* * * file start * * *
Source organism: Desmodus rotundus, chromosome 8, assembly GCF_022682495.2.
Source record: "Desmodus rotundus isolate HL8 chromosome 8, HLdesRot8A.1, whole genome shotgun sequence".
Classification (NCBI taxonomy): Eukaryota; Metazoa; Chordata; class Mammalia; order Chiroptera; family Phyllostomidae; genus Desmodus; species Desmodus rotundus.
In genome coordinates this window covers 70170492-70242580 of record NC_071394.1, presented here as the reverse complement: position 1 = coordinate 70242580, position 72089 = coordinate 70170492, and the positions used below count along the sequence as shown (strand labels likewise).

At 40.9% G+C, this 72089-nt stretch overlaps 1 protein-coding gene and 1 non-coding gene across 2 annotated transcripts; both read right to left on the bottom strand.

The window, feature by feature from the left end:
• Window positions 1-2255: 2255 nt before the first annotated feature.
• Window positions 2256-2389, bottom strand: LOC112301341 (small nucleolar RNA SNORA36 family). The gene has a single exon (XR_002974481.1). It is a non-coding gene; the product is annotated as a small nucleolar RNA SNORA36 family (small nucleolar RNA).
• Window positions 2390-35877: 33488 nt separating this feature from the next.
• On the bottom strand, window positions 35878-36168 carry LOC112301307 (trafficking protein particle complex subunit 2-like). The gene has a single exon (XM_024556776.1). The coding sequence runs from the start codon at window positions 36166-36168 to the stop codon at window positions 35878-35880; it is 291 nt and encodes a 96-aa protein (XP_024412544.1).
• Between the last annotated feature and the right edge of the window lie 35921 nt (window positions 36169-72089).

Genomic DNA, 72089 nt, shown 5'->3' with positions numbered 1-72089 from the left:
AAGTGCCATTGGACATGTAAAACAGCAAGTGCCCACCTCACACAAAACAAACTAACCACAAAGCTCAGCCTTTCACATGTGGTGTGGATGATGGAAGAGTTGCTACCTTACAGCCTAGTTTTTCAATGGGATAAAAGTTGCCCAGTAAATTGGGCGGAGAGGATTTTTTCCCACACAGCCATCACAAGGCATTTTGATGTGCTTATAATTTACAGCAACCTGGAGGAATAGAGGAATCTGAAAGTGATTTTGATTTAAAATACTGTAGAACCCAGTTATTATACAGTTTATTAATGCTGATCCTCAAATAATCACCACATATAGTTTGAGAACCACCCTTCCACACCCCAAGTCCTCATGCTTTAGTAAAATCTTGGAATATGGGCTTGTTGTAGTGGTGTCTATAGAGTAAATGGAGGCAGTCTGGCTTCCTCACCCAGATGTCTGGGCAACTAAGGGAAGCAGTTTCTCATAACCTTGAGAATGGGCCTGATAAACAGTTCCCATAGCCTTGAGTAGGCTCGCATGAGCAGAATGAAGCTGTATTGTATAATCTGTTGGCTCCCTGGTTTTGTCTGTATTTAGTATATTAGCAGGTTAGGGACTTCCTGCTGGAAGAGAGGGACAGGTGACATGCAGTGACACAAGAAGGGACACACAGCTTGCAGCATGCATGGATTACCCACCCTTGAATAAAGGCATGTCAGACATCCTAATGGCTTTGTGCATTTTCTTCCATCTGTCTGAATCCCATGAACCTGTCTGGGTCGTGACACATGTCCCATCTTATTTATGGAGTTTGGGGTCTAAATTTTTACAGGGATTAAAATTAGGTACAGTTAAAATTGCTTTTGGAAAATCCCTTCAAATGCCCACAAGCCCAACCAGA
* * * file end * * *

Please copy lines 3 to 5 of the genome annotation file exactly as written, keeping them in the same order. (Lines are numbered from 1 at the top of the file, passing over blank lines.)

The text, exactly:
Classification (NCBI taxonomy): Eukaryota; Metazoa; Chordata; class Mammalia; order Chiroptera; family Phyllostomidae; genus Desmodus; species Desmodus rotundus.
In genome coordinates this window covers 70170492-70242580 of record NC_071394.1, presented here as the reverse complement: position 1 = coordinate 70242580, position 72089 = coordinate 70170492, and the positions used below count along the sequence as shown (strand labels likewise).

At 40.9% G+C, this 72089-nt stretch overlaps 1 protein-coding gene and 1 non-coding gene across 2 annotated transcripts; both read right to left on the bottom strand.